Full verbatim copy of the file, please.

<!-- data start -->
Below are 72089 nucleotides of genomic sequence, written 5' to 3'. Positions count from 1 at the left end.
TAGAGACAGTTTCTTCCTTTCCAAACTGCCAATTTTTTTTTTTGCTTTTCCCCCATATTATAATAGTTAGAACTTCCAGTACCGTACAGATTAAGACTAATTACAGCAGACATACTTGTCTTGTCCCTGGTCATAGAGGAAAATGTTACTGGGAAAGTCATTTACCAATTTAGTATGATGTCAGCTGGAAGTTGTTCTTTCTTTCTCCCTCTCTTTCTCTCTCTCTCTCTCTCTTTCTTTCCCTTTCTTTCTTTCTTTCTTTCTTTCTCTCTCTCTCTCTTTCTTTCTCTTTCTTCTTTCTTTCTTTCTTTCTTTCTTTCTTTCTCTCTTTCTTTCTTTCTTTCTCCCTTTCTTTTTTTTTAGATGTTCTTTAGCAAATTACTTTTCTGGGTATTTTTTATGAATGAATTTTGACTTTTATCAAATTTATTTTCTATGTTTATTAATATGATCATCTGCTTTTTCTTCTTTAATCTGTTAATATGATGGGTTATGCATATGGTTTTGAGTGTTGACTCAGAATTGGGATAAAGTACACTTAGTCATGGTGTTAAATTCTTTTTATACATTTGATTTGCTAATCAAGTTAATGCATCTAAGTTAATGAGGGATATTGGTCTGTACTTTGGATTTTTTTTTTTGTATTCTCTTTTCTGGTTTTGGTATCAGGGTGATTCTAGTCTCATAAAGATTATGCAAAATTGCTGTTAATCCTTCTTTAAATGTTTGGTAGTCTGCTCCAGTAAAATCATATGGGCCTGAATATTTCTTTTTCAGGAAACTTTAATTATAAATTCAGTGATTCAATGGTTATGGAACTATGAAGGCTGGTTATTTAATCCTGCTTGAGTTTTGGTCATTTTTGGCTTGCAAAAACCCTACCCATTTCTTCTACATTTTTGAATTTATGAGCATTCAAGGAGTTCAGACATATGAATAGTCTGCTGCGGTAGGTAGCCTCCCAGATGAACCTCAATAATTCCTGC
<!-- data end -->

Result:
Below are 72089 nucleotides of genomic sequence, written 5' to 3'. Positions count from 1 at the left end.
TAGAGACAGTTTCTTCCTTTCCAAACTGCCAATTTTTTTTTTTGCTTTTCCCCCATATTATAATAGTTAGAACTTCCAGTACCGTACAGATTAAGACTAATTACAGCAGACATACTTGTCTTGTCCCTGGTCATAGAGGAAAATGTTACTGGGAAAGTCATTTACCAATTTAGTATGATGTCAGCTGGAAGTTGTTCTTTCTTTCTCCCTCTCTTTCTCTCTCTCTCTCTCTCTTTCTTTCCCTTTCTTTCTTTCTTTCTTTCTTTCTCTCTCTCTCTCTTTCTTTCTCTTTCTTCTTTCTTTCTTTCTTTCTTTCTTTCTTTCTCTCTTTCTTTCTTTCTTTCTCCCTTTCTTTTTTTTTAGATGTTCTTTAGCAAATTACTTTTCTGGGTATTTTTTATGAATGAATTTTGACTTTTATCAAATTTATTTTCTATGTTTATTAATATGATCATCTGCTTTTTCTTCTTTAATCTGTTAATATGATGGGTTATGCATATGGTTTTGAGTGTTGACTCAGAATTGGGATAAAGTACACTTAGTCATGGTGTTAAATTCTTTTTATACATTTGATTTGCTAATCAAGTTAATGCATCTAAGTTAATGAGGGATATTGGTCTGTACTTTGGATTTTTTTTTTTGTATTCTCTTTTCTGGTTTTGGTATCAGGGTGATTCTAGTCTCATAAAGATTATGCAAAATTGCTGTTAATCCTTCTTTAAATGTTTGGTAGTCTGCTCCAGTAAAATCATATGGGCCTGAATATTTCTTTTTCAGGAAACTTTAATTATAAATTCAGTGATTCAATGGTTATGGAACTATGAAGGCTGGTTATTTAATCCTGCTTGAGTTTTGGTCATTTTTGGCTTGCAAAAACCCTACCCATTTCTTCTACATTTTTGAATTTATGAGCATTCAAGGAGTTCAGACATATGAATAGTCTGCTGCGGTAGGTAGCCTCCCAGATGAACCTCAATAATTCCTGC